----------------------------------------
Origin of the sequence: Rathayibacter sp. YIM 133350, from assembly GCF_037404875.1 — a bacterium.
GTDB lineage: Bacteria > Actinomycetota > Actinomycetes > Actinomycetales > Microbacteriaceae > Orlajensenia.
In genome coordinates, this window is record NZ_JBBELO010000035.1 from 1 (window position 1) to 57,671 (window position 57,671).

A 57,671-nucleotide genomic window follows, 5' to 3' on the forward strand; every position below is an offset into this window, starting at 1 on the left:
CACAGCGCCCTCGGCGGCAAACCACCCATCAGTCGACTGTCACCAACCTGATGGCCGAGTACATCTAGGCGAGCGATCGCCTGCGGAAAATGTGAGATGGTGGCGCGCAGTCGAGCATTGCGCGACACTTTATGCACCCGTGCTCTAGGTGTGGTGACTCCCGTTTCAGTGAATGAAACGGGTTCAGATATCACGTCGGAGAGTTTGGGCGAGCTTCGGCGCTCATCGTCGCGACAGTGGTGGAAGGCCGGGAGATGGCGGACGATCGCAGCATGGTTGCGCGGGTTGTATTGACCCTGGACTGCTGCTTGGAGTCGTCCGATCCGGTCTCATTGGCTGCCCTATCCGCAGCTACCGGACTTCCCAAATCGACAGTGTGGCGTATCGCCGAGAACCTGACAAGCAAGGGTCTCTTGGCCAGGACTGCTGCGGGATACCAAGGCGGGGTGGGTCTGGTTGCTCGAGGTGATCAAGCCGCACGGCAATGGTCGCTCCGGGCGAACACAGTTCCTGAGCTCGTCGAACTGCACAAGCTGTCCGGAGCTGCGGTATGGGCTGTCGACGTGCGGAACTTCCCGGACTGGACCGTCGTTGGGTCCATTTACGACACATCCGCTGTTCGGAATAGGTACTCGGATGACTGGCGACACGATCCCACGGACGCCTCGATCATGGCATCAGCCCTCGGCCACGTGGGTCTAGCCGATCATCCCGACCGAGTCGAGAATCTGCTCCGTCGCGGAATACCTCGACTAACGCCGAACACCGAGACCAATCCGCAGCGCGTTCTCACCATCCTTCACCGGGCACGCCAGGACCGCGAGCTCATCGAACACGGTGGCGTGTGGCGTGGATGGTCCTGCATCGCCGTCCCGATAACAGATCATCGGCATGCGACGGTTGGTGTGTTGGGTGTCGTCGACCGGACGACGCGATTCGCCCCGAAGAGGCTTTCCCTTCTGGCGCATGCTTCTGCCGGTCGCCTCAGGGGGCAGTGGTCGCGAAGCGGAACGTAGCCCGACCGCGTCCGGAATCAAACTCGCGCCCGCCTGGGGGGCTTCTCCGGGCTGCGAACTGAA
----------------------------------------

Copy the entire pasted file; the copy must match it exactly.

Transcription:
Origin of the sequence: Rathayibacter sp. YIM 133350, from assembly GCF_037404875.1 — a bacterium.
GTDB lineage: Bacteria > Actinomycetota > Actinomycetes > Actinomycetales > Microbacteriaceae > Orlajensenia.
In genome coordinates, this window is record NZ_JBBELO010000035.1 from 1 (window position 1) to 57,671 (window position 57,671).

A 57,671-nucleotide genomic window follows, 5' to 3' on the forward strand; every position below is an offset into this window, starting at 1 on the left:
CACAGCGCCCTCGGCGGCAAACCACCCATCAGTCGACTGTCACCAACCTGATGGCCGAGTACATCTAGGCGAGCGATCGCCTGCGGAAAATGTGAGATGGTGGCGCGCAGTCGAGCATTGCGCGACACTTTATGCACCCGTGCTCTAGGTGTGGTGACTCCCGTTTCAGTGAATGAAACGGGTTCAGATATCACGTCGGAGAGTTTGGGCGAGCTTCGGCGCTCATCGTCGCGACAGTGGTGGAAGGCCGGGAGATGGCGGACGATCGCAGCATGGTTGCGCGGGTTGTATTGACCCTGGACTGCTGCTTGGAGTCGTCCGATCCGGTCTCATTGGCTGCCCTATCCGCAGCTACCGGACTTCCCAAATCGACAGTGTGGCGTATCGCCGAGAACCTGACAAGCAAGGGTCTCTTGGCCAGGACTGCTGCGGGATACCAAGGCGGGGTGGGTCTGGTTGCTCGAGGTGATCAAGCCGCACGGCAATGGTCGCTCCGGGCGAACACAGTTCCTGAGCTCGTCGAACTGCACAAGCTGTCCGGAGCTGCGGTATGGGCTGTCGACGTGCGGAACTTCCCGGACTGGACCGTCGTTGGGTCCATTTACGACACATCCGCTGTTCGGAATAGGTACTCGGATGACTGGCGACACGATCCCACGGACGCCTCGATCATGGCATCAGCCCTCGGCCACGTGGGTCTAGCCGATCATCCCGACCGAGTCGAGAATCTGCTCCGTCGCGGAATACCTCGACTAACGCCGAACACCGAGACCAATCCGCAGCGCGTTCTCACCATCCTTCACCGGGCACGCCAGGACCGCGAGCTCATCGAACACGGTGGCGTGTGGCGTGGATGGTCCTGCATCGCCGTCCCGATAACAGATCATCGGCATGCGACGGTTGGTGTGTTGGGTGTCGTCGACCGGACGACGCGATTCGCCCCGAAGAGGCTTTCCCTTCTGGCGCATGCTTCTGCCGGTCGCCTCAGGGGGCAGTGGTCGCGAAGCGGAACGTAGCCCGACCGCGTCCGGAATCAAACTCGCGCCCGCCTGGGGGGCTTCTCCGGGCTGCGAACTGAA